A number of years ago, I was made aware of the work of Dr. Weston A. Price. Dr. Price was a dentist from Cleveland, Ohio area and has been called the “Isaac Newton of Nutrition.” In his studies, the world became his laboratory as he searched for the causes of human decay and physical degeneration – things that he observed daily in his dental practice.
Dr. Price traveled the world to study isolated groups in Switzerland, the Eskimos and North American Natives Tribes, African tribes, the Australian Aborigines, and the Indians of South America. He found that these populations had beautiful, straight teeth were free of decay, had great physical bodies and were resistant to disease. The common characteristic was that they consume a traditional diet, rich in essential food factors.
This research led to a classic book, Nutrition and Physical Degeneration. Nutrition seems to play a pivotal role in the development of faces and bodies. He also identified that the consequences of a “modern” diet with refined sugars, white flour, and other highly “manufactured” foods led to narrower faces and bad bites.
This work was further confirmed by the work of Dr. Francis Pottenger in his study of cats. Pottenger stated “If proper nutrition and exercise are absent when facial structures are developing, dentition always suffers. The kitten kept on a deficient diet for 10 months has an inadequate jaw with crowded, irregular, and poorly aligned teeth.”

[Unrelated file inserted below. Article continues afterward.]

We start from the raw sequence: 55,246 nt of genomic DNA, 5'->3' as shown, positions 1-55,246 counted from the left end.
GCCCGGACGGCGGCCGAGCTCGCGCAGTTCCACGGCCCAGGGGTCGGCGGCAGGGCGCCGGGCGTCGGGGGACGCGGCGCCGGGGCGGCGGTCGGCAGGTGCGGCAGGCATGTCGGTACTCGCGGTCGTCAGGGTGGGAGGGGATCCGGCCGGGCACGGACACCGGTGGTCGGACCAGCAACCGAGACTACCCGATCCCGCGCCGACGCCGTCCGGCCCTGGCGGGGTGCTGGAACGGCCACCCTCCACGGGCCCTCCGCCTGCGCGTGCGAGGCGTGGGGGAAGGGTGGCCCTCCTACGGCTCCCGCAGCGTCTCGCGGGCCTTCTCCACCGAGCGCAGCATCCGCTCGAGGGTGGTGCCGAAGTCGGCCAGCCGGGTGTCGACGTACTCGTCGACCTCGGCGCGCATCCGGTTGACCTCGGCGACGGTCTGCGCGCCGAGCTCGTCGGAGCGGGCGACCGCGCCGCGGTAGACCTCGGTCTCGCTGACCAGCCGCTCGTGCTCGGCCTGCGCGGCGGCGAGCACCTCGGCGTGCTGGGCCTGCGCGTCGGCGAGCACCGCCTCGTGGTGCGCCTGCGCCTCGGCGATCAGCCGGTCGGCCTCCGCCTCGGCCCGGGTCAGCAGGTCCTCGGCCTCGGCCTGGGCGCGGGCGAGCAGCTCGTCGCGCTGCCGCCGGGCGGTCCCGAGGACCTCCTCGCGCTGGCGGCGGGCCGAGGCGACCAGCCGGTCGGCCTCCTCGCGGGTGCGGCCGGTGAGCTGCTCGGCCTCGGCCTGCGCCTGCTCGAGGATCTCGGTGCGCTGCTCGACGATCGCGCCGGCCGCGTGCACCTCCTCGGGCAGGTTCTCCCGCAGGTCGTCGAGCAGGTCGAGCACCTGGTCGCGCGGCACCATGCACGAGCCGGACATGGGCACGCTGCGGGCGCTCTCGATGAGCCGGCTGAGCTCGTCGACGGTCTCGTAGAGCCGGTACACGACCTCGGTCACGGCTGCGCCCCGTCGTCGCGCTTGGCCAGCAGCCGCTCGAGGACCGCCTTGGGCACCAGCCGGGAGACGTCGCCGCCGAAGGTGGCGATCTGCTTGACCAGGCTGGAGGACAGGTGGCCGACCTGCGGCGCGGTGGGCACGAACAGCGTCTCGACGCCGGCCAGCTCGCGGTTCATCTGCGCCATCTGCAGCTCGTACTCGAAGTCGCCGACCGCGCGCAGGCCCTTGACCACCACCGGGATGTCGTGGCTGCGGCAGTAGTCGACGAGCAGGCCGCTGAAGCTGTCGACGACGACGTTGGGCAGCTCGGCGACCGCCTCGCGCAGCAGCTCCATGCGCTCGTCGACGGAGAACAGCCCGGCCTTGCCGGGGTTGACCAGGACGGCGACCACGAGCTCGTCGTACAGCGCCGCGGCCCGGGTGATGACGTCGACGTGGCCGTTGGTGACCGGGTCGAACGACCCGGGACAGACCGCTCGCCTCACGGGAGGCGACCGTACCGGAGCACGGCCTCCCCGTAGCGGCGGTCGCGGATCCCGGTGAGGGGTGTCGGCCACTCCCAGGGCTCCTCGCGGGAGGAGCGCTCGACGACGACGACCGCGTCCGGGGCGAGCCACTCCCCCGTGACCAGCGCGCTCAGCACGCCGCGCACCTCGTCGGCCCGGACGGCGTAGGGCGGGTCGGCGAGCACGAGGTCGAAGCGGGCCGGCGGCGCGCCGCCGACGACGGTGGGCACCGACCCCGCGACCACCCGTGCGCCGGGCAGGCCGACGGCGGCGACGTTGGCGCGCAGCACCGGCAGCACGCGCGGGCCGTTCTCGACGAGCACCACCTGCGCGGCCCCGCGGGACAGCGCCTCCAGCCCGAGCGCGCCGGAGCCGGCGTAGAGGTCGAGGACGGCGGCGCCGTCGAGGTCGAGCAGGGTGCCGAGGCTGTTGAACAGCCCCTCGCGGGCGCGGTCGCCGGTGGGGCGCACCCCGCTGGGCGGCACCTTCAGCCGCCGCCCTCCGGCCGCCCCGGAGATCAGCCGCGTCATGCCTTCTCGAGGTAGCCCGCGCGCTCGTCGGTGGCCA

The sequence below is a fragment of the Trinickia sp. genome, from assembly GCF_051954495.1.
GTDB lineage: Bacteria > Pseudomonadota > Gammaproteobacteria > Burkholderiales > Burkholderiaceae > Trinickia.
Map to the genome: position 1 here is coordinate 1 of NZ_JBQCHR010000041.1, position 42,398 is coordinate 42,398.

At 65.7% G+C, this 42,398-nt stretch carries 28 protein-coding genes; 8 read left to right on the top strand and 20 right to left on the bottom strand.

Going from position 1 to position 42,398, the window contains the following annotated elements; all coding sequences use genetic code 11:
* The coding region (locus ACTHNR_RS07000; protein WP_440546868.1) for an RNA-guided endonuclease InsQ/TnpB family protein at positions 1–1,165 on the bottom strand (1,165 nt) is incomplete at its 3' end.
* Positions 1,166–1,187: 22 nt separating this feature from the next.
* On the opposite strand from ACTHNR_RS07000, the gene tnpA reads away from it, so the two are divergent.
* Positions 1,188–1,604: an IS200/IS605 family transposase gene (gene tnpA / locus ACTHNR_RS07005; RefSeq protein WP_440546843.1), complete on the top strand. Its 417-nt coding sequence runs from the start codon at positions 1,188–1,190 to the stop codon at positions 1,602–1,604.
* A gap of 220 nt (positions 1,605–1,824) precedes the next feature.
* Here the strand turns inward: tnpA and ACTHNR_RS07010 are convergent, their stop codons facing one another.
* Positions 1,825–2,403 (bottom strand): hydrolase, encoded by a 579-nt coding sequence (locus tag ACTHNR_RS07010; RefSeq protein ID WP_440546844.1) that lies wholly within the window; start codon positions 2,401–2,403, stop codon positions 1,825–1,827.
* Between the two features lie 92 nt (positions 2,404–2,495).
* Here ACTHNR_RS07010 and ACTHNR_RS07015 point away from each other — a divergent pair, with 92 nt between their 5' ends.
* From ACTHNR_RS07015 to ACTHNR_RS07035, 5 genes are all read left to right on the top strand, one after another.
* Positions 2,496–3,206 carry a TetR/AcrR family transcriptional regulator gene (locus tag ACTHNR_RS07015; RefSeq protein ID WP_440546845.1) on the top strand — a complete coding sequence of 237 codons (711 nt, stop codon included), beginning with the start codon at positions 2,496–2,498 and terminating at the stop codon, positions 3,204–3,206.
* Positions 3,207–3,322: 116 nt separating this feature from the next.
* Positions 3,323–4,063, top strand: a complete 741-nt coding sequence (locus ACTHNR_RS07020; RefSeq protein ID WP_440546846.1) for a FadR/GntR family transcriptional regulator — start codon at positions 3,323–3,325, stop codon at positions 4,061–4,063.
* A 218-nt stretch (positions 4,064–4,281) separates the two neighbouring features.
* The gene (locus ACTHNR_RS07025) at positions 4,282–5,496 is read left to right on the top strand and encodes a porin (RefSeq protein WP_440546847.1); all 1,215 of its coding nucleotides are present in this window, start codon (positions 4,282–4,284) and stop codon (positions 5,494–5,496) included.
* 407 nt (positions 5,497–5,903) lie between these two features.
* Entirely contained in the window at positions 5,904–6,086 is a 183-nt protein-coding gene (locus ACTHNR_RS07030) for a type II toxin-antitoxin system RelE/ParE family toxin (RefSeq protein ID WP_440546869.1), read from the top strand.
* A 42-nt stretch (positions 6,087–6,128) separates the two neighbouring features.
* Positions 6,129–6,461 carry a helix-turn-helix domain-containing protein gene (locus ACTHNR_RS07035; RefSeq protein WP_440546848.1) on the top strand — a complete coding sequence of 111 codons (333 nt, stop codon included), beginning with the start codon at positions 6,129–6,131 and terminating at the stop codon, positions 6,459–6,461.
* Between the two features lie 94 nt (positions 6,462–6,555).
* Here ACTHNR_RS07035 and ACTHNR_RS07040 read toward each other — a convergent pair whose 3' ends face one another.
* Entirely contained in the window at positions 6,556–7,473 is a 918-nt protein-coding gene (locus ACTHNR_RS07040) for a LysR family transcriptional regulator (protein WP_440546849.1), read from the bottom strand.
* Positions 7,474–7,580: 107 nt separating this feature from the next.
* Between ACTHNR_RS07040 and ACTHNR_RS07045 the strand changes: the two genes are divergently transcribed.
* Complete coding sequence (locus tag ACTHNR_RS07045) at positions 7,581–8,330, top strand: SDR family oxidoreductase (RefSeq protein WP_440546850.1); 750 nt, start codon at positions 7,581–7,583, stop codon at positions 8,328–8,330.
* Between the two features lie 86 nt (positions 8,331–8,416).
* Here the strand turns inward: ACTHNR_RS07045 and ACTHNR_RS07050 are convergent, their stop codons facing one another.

So, what does this mean for us? Epigenetics is the study of changes in organisms caused by modification of gene expression rather than alteration of the genetic code itself. How we live, drink, eat, and sleep can stunt or promote growth and development. Nutrition plays a pivotal role in this.
The child that presents with crowded teeth, a retruded chin, mouth breathing, allergies and a host of other factors usually leads us to ask about sleep and development. The 4-year-old that sleeps restlessly, still bed wets, and snores have probably got some development challenges that should be addressed.
There are two times in the development of a child’s face and mouth when it appears that we can significantly affect the growth patterns and the epigenetics. Those are age 4 and age 7. Using development directing appliances, teaching the kids to correct and tone tongue posture, and placing the tongue in the correct place in the roof of the mouth will widen the upper jaw and the floor of the nose. This, in turn, opens the airway allowing proper nasal breathing and lip seal. By intervening early, the possibility exists that orthodontics later may be limited.
As these areas are addressed and airways are developed properly, children become adults with a better chance to limit or avoid airway and breathing issues in the future.
Contact the Open Airway & Breath Institute today, Dr. Robin Steely, DDS and our team are ready to help you find renewed energy and health. Together we’ll find the right solutions to help you address your overall well-being. We welcome patients from Battle Creek, Bedford Charter Township, Kalamazoo, Portage, Marshall, Richland, Holland, Grand Rapids, Hastings, Charlotte, Springfield, and Coldwater. Please contact us or call 269-968-8151, we look forward to working with you!